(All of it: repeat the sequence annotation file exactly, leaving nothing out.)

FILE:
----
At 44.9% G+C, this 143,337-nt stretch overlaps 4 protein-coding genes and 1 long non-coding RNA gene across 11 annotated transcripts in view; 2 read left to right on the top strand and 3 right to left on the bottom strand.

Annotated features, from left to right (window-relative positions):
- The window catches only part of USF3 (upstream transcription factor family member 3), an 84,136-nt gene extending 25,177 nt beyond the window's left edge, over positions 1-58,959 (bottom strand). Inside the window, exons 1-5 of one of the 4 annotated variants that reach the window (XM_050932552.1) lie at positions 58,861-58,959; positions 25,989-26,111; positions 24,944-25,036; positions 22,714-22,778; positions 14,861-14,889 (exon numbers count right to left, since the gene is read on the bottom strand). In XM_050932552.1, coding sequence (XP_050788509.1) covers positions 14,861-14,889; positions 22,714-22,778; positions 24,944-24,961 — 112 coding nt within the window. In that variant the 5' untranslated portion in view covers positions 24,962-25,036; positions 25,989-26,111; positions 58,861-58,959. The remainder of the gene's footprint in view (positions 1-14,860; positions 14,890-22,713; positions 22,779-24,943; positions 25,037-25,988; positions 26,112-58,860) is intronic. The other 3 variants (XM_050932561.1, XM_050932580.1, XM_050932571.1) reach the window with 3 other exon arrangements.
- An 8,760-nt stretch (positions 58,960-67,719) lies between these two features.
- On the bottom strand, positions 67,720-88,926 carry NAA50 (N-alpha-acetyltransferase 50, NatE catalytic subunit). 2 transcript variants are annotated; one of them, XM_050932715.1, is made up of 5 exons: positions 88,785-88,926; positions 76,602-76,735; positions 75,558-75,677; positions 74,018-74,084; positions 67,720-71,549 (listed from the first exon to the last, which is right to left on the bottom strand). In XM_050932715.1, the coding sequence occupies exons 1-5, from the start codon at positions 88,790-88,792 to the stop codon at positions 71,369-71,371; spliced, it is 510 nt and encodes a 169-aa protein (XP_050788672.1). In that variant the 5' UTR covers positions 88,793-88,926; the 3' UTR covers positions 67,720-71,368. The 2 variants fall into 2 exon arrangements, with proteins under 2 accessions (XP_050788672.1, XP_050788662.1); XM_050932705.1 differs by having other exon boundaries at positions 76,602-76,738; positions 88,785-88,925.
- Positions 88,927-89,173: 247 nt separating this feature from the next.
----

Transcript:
At 44.9% G+C, this 143,337-nt stretch overlaps 4 protein-coding genes and 1 long non-coding RNA gene across 11 annotated transcripts in view; 2 read left to right on the top strand and 3 right to left on the bottom strand.

Annotated features, from left to right (window-relative positions):
- The window catches only part of USF3 (upstream transcription factor family member 3), an 84,136-nt gene extending 25,177 nt beyond the window's left edge, over positions 1-58,959 (bottom strand). Inside the window, exons 1-5 of one of the 4 annotated variants that reach the window (XM_050932552.1) lie at positions 58,861-58,959; positions 25,989-26,111; positions 24,944-25,036; positions 22,714-22,778; positions 14,861-14,889 (exon numbers count right to left, since the gene is read on the bottom strand). In XM_050932552.1, coding sequence (XP_050788509.1) covers positions 14,861-14,889; positions 22,714-22,778; positions 24,944-24,961 — 112 coding nt within the window. In that variant the 5' untranslated portion in view covers positions 24,962-25,036; positions 25,989-26,111; positions 58,861-58,959. The remainder of the gene's footprint in view (positions 1-14,860; positions 14,890-22,713; positions 22,779-24,943; positions 25,037-25,988; positions 26,112-58,860) is intronic. The other 3 variants (XM_050932561.1, XM_050932580.1, XM_050932571.1) reach the window with 3 other exon arrangements.
- An 8,760-nt stretch (positions 58,960-67,719) lies between these two features.
- On the bottom strand, positions 67,720-88,926 carry NAA50 (N-alpha-acetyltransferase 50, NatE catalytic subunit). 2 transcript variants are annotated; one of them, XM_050932715.1, is made up of 5 exons: positions 88,785-88,926; positions 76,602-76,735; positions 75,558-75,677; positions 74,018-74,084; positions 67,720-71,549 (listed from the first exon to the last, which is right to left on the bottom strand). In XM_050932715.1, the coding sequence occupies exons 1-5, from the start codon at positions 88,790-88,792 to the stop codon at positions 71,369-71,371; spliced, it is 510 nt and encodes a 169-aa protein (XP_050788672.1). In that variant the 5' UTR covers positions 88,793-88,926; the 3' UTR covers positions 67,720-71,368. The 2 variants fall into 2 exon arrangements, with proteins under 2 accessions (XP_050788672.1, XP_050788662.1); XM_050932705.1 differs by having other exon boundaries at positions 76,602-76,738; positions 88,785-88,925.
- Positions 88,927-89,173: 247 nt separating this feature from the next.